Doynton's history can be traced back to the Domesday Book (1086).  This memorial stone was unveiled on 29-10-2000 by Mrs Eileen Pitman, then Doynton's oldest resident aged 99 years old.  Click here for an explanation of the Domesday Book entry, in which the village is mentioned as having two mills. One was probably a corn mill and the other a tucking or fulling mill connected with the Cotswold woollen cloth industry. Both these mills were important to the survival of the village and were referred to again in historical records 500 years later. The tuck mill, however, is not mentioned after the middle of the 17th century. The corn mill continued in use until the 1950s marking nine centuries of service to the village.

The Holy Trinity Church (grade II*-listed) is at the centre of the village.  As you enter the church you can see a large diamond shaped tablet high on the wall - this is known as a hatchment.  It was placed there to honour Sir William Davy -  click here to read the detailed history behind it, written by David Vaudrey.   The Davy family lived at nearby Tracy Park  for over 300 years, you can read more about the history of the park here, written by Richard Kent.

The church was largely rebuilt between 1864 and 1867 but dates back to Saxon times. Its features include 12th century herringbone masonry on the south wall - a style almost unique in this part of the country. It also features a 12th century leper window, again situated in the south wall and the 13th century Lady Chapel.   There is a full description of the church, its history as well as lots of information about its many points of interest which can be seen by clicking here and clicking on the blue load button lower on the page.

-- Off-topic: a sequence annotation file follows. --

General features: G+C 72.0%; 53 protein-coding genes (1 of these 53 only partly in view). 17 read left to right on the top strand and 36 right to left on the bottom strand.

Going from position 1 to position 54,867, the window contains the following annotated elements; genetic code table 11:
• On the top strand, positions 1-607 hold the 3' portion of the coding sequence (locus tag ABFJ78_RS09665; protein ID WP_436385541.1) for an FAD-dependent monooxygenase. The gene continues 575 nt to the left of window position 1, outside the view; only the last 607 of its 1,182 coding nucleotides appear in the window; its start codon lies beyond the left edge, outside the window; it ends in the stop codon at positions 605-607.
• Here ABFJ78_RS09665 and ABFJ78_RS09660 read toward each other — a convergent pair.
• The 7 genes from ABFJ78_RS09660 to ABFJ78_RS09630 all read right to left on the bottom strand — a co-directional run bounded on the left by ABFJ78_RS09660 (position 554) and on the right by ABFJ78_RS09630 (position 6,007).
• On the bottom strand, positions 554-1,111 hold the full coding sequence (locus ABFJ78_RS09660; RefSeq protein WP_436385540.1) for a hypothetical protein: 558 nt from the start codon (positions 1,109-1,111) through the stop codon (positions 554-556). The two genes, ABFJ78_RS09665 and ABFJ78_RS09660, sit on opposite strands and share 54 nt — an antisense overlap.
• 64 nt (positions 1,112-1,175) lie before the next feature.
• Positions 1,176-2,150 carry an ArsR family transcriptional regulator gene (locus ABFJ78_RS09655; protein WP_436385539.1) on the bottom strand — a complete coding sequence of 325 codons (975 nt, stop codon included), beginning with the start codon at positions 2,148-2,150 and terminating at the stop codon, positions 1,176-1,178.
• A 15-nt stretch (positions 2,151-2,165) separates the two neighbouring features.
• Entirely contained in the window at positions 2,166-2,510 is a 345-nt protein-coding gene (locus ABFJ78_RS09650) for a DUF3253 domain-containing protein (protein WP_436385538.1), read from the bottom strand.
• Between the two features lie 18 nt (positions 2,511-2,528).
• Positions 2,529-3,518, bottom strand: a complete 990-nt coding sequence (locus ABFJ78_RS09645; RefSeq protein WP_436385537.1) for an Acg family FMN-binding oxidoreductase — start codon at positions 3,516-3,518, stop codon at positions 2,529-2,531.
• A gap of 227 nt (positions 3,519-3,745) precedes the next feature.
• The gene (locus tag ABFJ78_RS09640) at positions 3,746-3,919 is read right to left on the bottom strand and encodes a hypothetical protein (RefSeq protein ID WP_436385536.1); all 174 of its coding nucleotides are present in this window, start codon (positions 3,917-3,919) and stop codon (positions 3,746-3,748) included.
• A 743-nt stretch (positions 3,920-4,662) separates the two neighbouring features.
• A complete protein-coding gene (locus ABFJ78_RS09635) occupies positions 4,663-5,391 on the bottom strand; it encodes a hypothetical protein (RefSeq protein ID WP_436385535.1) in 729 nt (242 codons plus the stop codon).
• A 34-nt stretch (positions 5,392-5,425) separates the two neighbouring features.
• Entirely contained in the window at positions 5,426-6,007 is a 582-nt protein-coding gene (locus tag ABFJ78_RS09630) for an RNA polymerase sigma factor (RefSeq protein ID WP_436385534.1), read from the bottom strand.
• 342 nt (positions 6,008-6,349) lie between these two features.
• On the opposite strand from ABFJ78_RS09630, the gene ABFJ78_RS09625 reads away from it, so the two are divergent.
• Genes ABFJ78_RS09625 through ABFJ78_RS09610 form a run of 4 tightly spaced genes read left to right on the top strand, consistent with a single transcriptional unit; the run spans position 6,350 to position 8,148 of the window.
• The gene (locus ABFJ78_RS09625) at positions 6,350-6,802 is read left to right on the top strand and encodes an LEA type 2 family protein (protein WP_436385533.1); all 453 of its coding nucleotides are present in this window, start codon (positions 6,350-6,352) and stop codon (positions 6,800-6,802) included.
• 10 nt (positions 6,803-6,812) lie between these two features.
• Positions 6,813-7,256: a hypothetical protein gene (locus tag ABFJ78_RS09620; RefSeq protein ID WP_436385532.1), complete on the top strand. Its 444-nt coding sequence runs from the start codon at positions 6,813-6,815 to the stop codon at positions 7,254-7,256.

North-west of the church there is evidence of a group of mediaeval fishponds which provided an important source of food to supplement the diet of villagers in the Middle Ages. Doynton had a rather elaborate group of ponds made by taking water from a stream via a leat (also spelt 'lete' - a man-made watercourse) to a group of rectangular ponds situated in the field.

Child mortality was very high in Victorian times - the gravestone below from Doynton church tells a terrible story.

Click here for a map of Doynton from about 1840 showing field boundaries. This map is the first Ordnance Survey Map of Doynton from 1880.

Below is a picture of the Poor House in Doynton from about 1895. Men and women lived separately, there were two entrances - men on the top floor, women on the bottom.  Compare the picture from today, top left on this page.

Click here for a link to Doynton census tables giving population and numbers of households etc from 1871 onwards.

Here is a picture of Harry and Harriet Wright who lived at Rushmead cottage in 1898

Doynton had its own school until 1965, click here and here for pictures of the children from 1921 and 1928.

In the 1990's one of Doynton's oldest residents, Peter Rubery, made a number of charming pen and ink drawings from around the village, click here to see them.

A calendar was created in 2004 which showed a series of interesting photos from Doynton's past, you can see it here.

In 2022 the village celebrated the Queen's Platinum Jubilee with a number of splendid events.  Click here to see a slideshow of Doynton Royal Celebrations from previous years.